Poverty, Party Alignment, and Reducing Corruption through Modernization: Evidence from Guatemala

(with Akshat Gautam)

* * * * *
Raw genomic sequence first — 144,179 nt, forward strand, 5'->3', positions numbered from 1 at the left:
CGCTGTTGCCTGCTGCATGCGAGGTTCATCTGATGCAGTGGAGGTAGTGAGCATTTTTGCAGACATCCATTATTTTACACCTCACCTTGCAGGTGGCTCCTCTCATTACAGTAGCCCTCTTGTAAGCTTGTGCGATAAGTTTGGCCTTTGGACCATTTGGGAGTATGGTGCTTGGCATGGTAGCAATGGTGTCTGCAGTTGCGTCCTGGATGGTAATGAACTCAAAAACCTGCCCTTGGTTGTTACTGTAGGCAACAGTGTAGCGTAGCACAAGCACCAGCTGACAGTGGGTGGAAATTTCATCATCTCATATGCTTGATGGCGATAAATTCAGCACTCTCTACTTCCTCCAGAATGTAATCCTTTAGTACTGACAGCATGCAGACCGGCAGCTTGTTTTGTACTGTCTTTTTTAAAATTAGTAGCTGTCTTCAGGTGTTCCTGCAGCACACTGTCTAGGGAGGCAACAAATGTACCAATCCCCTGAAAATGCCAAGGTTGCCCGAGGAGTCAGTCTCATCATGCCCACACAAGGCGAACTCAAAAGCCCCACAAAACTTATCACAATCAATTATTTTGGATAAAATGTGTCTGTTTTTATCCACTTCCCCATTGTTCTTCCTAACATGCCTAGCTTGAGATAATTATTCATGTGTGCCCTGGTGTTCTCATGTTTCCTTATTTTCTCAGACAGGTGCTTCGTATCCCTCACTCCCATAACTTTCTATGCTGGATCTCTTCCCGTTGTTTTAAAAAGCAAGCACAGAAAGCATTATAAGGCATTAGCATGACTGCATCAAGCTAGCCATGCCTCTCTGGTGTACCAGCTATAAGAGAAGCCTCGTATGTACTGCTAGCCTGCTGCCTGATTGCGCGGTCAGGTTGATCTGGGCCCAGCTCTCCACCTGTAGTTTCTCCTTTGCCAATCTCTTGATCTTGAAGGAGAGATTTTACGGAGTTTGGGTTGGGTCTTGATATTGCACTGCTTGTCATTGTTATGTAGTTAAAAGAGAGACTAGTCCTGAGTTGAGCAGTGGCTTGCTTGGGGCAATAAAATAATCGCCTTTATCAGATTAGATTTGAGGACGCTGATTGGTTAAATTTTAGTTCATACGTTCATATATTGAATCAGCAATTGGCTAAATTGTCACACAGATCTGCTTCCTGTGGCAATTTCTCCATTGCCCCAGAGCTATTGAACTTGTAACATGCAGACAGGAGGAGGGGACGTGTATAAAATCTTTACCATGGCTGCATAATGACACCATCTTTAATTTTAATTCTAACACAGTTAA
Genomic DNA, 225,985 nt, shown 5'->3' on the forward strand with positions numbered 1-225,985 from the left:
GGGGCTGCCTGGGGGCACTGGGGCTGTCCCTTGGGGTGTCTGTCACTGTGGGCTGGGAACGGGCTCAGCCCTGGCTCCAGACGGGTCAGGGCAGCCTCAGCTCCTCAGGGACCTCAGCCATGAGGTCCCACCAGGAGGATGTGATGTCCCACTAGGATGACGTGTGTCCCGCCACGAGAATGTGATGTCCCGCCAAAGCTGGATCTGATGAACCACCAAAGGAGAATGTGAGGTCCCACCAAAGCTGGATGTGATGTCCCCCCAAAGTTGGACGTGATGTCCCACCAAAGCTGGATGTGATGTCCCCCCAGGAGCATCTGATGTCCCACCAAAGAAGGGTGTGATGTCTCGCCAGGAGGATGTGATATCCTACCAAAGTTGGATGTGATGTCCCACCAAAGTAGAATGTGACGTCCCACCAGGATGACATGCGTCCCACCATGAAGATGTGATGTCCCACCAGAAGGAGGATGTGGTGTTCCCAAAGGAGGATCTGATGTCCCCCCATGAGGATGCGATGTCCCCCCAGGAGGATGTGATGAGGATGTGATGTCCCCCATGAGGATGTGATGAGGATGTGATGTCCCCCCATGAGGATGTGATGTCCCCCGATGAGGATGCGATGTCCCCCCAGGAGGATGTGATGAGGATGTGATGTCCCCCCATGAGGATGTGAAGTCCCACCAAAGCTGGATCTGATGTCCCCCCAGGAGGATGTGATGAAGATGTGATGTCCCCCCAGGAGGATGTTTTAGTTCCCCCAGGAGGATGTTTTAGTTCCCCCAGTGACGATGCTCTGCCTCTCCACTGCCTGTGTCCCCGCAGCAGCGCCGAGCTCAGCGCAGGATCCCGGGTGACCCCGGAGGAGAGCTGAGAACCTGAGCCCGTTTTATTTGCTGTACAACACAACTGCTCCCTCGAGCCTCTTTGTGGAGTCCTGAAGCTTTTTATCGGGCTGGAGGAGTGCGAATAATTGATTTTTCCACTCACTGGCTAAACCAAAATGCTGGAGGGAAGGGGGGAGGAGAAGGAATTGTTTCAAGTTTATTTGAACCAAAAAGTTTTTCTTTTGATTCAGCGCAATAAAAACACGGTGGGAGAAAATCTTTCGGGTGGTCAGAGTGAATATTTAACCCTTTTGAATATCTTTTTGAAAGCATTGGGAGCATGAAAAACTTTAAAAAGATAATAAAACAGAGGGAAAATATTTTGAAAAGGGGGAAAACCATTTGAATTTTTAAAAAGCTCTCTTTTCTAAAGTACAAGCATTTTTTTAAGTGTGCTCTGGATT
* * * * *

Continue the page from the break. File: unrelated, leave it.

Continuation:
We show that once reductions in poverty decrease voter need for clientelism, it ultimately reduces corruption through political selection. Our theoretical and empirical framework focuses on party alignment–i.e., when local-level politicians share the same party as the executive. Aligned politicians generally enjoy resource advantages due to their affiliation with the executive, but we show that close elections discipline aligned politicians to engage in less corruption after voters’ economic circumstances improve. For causal identification, we rely on close-election regression discontinuity designs that analyze the number of audit violations committed and the amount of money misappropriated in Guatemalan municipalities. The results of our study help document how reductions in poverty decrease corruption through modernization, and how political selection and party system stability are central to the process. [Draft Paper] [Presentation]